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Opportunity knocks all the time. Sometimes we hear it—sometimes we don’t. I suspect the reason we may not hear it is because we are unclear on what to be listening for. A colleague of mine recently shared his version of the 3 opportunity or warning signs. Each of these can create an opportunity for you in a prospective account, or open the door for a competitor with one of your existing clients.
1) Real or perceived problem in the account
With a prospect you’ll only discover this by asking great questions and listening with the intent to understand the true nature of the problem. Asking how a problem impacts them and their business is a good place to start. If it’s a customer start by understanding this—even if the issue is “perceived” in the customers mind it is real. Treat it as such. The number one reason you lose accounts? The customer’s perception is you are indifferent to their problem.
2) Changes in personnel in the account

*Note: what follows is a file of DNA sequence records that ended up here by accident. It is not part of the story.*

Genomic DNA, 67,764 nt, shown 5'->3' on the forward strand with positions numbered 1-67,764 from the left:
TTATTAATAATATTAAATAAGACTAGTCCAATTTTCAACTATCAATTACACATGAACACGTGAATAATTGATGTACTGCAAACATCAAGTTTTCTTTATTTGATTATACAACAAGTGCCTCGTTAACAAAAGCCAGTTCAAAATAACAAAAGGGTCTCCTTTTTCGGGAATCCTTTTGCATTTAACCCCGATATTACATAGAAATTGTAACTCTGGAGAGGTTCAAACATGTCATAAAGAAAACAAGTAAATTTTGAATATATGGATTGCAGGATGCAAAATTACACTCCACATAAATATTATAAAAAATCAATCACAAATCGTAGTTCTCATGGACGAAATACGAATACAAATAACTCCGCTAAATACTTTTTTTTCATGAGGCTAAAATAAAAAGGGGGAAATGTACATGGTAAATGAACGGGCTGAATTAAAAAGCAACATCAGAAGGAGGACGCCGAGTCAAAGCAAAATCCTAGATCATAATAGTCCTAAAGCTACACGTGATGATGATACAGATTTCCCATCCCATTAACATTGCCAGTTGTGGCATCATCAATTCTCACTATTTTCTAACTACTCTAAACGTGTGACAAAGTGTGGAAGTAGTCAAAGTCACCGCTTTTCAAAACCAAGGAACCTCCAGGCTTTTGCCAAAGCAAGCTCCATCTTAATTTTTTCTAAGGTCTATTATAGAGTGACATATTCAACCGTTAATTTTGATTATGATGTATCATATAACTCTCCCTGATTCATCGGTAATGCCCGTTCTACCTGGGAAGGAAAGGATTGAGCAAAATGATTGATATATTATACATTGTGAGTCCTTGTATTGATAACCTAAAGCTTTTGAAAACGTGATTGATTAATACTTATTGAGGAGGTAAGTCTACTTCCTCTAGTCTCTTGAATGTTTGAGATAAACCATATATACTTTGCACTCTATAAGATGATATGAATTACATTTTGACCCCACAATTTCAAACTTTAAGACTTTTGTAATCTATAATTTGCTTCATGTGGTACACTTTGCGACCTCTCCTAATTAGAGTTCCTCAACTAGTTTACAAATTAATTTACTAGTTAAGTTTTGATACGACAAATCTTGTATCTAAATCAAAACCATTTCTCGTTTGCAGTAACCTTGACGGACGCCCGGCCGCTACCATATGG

If there is a change in personnel with one of your prospects this can create an opportunity for you. I call it the “New Sheriff in town” syndrome. Often new people brought in to an organization at the decision making level are brought in because the last person didn’t make the right ones. Start by connecting with the new player by understanding what they want to accomplish and why it is important to them. Changes to key personnel with one of your existing customers? Same drill. Don’t take for granted you know what they expect. Make a point of connecting with them and demonstrating why you’re the right choice.
3) Expansion, reduction or change in business model
In business, as in life, “Shift happens”. When things shift in an organization, either up or down, it opens the door to doing things differently. When prospects go through a major change internally they are more open to who they do business with externally. When you clients experience a major shift the first step is to be in the know. You may not be the first to know, and you certainly don’t want to be the last. The best way to do this is never take your relationships for granted. Asking the question periodically “What is the most important thing you need to get done in the next 90 days”? is one way to start. The message is this: always stay connected and relevant to your customers by making sure you know what’s going on in their business.